Thomas Munson, 76, of Prairie du Chien, Wisconsin will plead guilty to embezzlement and theft charges in connection with an accusation that he stole several ancient Native American remains from the Effigy Mound Monument federal museum in Iowa. Munson, former National Parks Service superintendent of the Effigy Mounds National Monument, was charged in federal court in Cedar Rapids, Iowa with one count of misdemeanor embezzlement and theft on December 16, 2015. He was released without bond and is expected to enter into a plea agreement with federal authorities during a hearing set for January 4, 2016 in Cedar Rapids.
According to a press release from the U.S. Attorney’s Office, Northern District of Iowa, Munson is charged with knowingly, between July 16, 1990 and May 17, 2012, concealing human remains in the possession of the United States.
Munson told authorities that he took the remains from the museum, including fragments of teeth, skeletons, jaws and leg bones and kept them in the garage of his home in Prairie du Chien, Wisconsin for over 20 years according to a report by the Associated Press on December 10, 2015. The remains are thought to be between 500 to 2,000 years old and were discovered at the Monument in the 1950s.
Twenty tribes are culturally associated with the Monument, which encompasses more than 200 mounds along the Mississippi River near Harper’s Ferry, Iowa. Tribal leaders expressed anger and outrage over Munson’s actions as well as what some see as leniency by federal prosecutors.
Blue Gill Pond at Effigy Point with Fire Point in the background.
“We are disappointed. Mr. Munson has been allowed to attempt a plea bargain regarding his theft of Native American skeletal remains while he was an NPS employee. As an official of the NPS and representative of the federal government, he violated the trust and oaths he gave to safeguard our ancestral remains and site. As a federal official, he was held to a higher standard, he broke a federal law, NAGPRA, and the penalty should be commensurate with that higher standard. A full sentence would serve justice appropriately, and would send a message to others who would desecrate Native American (or other) skeletal remains,” said Lance Foster, Tribal Historic Preservation Officer for the Iowa Tribe of Kansas and Nebraska.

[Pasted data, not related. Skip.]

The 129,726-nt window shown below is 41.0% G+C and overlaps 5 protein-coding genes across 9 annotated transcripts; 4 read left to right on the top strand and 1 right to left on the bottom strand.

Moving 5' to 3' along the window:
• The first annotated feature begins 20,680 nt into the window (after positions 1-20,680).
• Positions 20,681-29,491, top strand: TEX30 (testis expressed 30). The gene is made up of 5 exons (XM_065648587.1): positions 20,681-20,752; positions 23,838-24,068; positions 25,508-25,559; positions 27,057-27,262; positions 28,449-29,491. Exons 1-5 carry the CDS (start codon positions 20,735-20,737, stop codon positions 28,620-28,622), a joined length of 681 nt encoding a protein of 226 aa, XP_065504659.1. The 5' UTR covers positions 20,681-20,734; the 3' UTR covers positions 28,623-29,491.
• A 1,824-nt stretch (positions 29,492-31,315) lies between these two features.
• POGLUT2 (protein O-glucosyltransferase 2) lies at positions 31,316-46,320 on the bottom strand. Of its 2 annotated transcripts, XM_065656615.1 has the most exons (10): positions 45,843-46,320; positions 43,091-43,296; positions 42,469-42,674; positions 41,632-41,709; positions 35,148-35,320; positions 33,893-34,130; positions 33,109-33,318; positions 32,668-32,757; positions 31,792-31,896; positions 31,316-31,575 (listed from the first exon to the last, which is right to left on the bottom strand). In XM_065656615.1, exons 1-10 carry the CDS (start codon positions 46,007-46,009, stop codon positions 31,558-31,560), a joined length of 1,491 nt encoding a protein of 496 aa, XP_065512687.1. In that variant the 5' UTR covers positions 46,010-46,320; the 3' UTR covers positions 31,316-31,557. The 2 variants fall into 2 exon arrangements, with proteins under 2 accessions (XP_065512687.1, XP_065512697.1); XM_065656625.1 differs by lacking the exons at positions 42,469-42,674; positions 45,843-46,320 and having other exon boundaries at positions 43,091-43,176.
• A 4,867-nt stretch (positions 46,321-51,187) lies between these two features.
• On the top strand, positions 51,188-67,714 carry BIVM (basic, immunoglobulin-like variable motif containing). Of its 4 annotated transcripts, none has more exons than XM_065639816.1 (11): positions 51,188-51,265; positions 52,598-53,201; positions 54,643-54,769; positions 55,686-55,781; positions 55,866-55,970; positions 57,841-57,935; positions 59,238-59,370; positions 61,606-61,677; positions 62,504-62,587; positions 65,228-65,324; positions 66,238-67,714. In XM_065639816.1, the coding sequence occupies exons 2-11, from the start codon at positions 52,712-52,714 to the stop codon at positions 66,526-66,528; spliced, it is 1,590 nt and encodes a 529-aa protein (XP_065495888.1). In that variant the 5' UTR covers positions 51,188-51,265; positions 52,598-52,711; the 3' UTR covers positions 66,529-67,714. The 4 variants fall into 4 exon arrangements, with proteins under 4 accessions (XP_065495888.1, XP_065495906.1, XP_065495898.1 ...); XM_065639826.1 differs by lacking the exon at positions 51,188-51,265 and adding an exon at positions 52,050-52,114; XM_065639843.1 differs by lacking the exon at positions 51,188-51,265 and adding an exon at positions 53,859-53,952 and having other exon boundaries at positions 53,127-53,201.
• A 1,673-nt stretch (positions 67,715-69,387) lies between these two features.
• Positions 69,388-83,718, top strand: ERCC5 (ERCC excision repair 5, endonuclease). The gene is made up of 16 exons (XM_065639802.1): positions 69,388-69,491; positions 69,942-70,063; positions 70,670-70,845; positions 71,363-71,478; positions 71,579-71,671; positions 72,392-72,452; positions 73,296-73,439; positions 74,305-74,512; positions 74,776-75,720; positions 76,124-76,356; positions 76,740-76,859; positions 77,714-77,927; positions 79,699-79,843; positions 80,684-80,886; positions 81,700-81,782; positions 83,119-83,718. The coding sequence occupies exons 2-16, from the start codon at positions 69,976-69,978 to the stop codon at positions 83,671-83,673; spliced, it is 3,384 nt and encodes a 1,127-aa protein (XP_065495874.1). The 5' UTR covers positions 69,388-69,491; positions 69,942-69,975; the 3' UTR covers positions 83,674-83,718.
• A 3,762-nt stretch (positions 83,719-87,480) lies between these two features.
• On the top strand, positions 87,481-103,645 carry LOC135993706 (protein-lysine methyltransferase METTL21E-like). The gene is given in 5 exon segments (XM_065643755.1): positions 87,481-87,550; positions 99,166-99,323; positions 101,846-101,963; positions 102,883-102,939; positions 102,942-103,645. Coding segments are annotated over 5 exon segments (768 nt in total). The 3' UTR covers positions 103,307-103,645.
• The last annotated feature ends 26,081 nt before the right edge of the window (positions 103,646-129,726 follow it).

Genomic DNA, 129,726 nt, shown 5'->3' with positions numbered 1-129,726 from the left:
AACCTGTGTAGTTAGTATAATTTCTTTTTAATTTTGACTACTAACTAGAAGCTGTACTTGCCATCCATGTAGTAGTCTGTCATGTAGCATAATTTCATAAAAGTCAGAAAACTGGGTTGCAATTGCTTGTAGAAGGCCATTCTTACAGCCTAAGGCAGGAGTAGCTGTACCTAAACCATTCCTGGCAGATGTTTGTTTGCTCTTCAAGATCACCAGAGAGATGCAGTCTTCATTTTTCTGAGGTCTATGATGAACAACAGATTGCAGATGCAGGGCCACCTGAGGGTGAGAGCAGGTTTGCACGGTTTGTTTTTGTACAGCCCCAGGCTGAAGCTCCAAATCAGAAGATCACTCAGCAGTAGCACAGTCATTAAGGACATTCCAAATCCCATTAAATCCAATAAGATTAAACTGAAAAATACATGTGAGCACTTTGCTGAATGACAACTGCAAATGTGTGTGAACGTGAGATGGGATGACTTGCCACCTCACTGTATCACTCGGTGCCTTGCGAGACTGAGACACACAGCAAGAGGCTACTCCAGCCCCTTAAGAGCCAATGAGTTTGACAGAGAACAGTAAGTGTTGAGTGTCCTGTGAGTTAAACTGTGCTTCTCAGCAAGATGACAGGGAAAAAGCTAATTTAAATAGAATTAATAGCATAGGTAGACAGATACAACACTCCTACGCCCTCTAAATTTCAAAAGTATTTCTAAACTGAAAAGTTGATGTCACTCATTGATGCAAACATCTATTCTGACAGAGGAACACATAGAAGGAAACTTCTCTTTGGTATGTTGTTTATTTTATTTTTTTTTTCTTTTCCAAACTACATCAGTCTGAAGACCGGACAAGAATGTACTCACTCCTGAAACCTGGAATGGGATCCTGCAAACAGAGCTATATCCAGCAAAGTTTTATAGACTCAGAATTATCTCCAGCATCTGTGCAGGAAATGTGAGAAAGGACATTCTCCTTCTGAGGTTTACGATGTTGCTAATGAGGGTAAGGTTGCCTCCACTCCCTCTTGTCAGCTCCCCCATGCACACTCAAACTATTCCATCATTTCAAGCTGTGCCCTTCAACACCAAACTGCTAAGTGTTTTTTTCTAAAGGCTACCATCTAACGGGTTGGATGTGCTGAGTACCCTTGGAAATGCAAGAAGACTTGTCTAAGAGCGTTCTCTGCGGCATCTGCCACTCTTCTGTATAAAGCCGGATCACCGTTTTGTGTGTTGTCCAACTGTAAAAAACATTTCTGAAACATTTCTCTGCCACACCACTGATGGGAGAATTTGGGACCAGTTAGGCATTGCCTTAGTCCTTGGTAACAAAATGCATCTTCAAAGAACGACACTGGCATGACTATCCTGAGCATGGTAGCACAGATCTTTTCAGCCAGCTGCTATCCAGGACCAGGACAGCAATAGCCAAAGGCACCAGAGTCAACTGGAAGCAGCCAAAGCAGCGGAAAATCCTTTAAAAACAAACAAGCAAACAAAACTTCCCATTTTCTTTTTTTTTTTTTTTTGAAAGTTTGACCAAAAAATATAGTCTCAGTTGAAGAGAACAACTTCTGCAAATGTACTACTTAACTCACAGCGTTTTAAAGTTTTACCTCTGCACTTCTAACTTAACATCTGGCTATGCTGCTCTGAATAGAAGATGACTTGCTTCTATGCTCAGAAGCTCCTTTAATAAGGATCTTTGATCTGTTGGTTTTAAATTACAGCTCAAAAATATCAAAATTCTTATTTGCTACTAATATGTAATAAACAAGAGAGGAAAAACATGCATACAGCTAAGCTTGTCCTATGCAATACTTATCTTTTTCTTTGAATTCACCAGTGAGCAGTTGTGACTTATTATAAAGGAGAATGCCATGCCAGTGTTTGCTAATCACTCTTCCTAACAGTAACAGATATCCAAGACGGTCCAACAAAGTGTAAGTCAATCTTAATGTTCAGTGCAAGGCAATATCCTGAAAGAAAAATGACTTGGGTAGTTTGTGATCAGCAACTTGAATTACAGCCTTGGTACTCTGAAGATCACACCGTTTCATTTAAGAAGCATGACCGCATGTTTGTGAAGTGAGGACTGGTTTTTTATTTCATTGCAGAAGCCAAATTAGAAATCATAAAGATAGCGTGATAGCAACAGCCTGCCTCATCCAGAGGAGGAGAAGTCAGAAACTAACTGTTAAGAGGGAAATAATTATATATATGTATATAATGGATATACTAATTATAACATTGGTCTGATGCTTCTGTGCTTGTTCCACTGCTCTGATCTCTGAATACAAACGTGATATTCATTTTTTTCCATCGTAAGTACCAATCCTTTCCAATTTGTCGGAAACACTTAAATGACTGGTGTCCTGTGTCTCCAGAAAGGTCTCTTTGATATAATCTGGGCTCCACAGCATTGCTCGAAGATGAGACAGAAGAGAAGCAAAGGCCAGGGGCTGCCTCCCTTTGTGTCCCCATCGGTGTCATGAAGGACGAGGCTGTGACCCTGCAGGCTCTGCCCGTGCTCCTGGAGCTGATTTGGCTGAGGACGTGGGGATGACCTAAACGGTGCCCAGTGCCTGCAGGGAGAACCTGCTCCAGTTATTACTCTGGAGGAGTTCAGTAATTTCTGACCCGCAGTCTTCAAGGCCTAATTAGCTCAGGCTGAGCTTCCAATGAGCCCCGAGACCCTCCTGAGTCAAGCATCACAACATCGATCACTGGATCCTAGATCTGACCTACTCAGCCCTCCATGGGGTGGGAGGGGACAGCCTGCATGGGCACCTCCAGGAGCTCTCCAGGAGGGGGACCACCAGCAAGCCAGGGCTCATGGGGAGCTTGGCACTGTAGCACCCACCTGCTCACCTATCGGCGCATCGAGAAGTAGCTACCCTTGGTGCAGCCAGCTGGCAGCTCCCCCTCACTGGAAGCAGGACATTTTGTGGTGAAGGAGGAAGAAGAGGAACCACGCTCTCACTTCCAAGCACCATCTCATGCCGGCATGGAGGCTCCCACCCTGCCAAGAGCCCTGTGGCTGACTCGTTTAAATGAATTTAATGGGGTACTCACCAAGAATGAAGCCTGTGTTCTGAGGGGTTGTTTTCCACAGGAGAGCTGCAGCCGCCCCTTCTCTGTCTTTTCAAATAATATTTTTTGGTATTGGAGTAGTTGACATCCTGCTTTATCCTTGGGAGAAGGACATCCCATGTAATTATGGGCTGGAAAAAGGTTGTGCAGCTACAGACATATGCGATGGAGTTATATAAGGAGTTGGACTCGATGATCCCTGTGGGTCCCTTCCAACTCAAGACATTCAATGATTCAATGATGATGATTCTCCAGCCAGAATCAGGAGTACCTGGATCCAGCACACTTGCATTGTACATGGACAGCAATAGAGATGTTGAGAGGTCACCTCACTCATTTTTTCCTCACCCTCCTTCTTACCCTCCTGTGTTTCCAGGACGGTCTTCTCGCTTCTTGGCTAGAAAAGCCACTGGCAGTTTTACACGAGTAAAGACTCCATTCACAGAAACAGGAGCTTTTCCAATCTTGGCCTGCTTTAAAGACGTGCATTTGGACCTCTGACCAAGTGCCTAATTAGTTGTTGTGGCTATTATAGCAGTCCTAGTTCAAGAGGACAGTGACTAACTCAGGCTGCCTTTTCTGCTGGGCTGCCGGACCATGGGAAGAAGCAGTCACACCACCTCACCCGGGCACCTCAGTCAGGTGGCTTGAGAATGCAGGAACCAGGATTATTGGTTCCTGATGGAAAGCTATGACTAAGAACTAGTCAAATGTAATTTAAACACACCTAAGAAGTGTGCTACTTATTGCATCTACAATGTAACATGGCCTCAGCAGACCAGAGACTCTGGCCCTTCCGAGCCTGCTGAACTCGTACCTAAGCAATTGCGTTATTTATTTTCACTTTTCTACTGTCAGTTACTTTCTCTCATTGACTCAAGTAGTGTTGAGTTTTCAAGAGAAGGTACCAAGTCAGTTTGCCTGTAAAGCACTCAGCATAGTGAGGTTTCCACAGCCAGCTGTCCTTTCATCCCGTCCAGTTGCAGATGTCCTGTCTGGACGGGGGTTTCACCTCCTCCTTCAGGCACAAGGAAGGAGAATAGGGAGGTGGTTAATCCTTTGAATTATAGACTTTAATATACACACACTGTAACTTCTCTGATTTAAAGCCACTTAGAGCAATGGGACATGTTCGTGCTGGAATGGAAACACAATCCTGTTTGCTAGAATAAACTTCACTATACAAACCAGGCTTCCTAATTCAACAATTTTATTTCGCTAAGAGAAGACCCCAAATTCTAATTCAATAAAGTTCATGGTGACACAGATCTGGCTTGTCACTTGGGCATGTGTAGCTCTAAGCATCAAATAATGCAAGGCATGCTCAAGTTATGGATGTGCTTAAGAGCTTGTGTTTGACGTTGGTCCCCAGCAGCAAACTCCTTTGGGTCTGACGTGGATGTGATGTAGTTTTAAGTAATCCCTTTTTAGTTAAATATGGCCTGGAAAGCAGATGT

Although Munson’s motivation for taking the remains is unclear, some tribal leaders speculate that he was trying to circumvent the 1990 Native American Graves Preservation and Repatriation Act, or NAGPRA, that requires federal museums to return remains to tribes.
Munson’s case is the latest in a long string of scandals involving the Monument that the watchdog group PEER, Public Employees for Environmental Responsibility, described as “the largest official mass desecration of Indian pre-historic burial sites in the annals of the NPS.”
PEER and the Friends of the Effigy Mounds received documents in May 2014 after filing Freedom of Information Act requests with the NPS detailing extensive building projects beginning in 1999 including walkways mounted on cement based supports directly into and over mounds. The documents, part of an internal NPS investigation, showed that Monument officials failed to follow proper procedure such as first consulting with affiliated tribes before embarking on such projects.
The Yellow River Bridge Trail at Effigy Mounds National Monument. The NPS website says it “is accessible to those with physical disabilities,” and “allows visitors to explore the wetland environment.”
A December 1, 2009 memorandum to the regional director of the NPS that was part of the 373 pages of recovered documents describes a tour in which tribal representatives saw the walkways and other building projects for the first time. “Tribal representatives were angry. They questioned why ancient cemeteries should be treated as places to walk your dog. They also wanted to know why NPS authorities never bothered to consult them before building began.”
The finished and partially completed walkways are still intact at the Monument. Current Monument superintendent Jim Nepstad has publicly committed to engaging with members of the affiliated tribes in dismantling the structures. He told The Gazette in Cedar Rapids in November 2015 that he plans to begin a process leading to the removal of the boardwalks and other illegally constructed projects.
Meanwhile, tribal leaders express frustration with perceived leniency by the U.S. Attorney’s office towards Munson’s prosecution.
Court documents reveal that the remains were valued at $1,000. Thefts involving items valued at $1,000 and below are considered misdemeanors under federal law, while theft of anything valued over $1,000 is considered a felony according to officials at the U.S. State’s Attorney office in Cedar Rapids.
“From an ethical or moral position, the remains could be said to be priceless,” opined Iowa State Archaeologist John Doershuk, Pd.D.
Doershuk said he is keen to learn details of Munson’s plea agreement and hopes Munson is required to make a public statement and/or apology about his actions.
Foster agreed, “There is something strange and disturbing on a spiritual level that also seems to have been involved in tampering with the dead in such a manner.”
Marisa Miakonda Cummings, Chief of Tribal Operations with the Omaha Tribe of Nebraska added, “The Umonhon people hold our ancestors in great reverence and veneration. My hope is that the U.S. Attorney seeks a conviction and that Mr. Munson serves a full sentence by the maximum penalty of the law. The U.S. Attorney’s office needs to send a message to all grave robbers that this action will not be tolerated. It is only right that our ancestors are left to rest in peace.”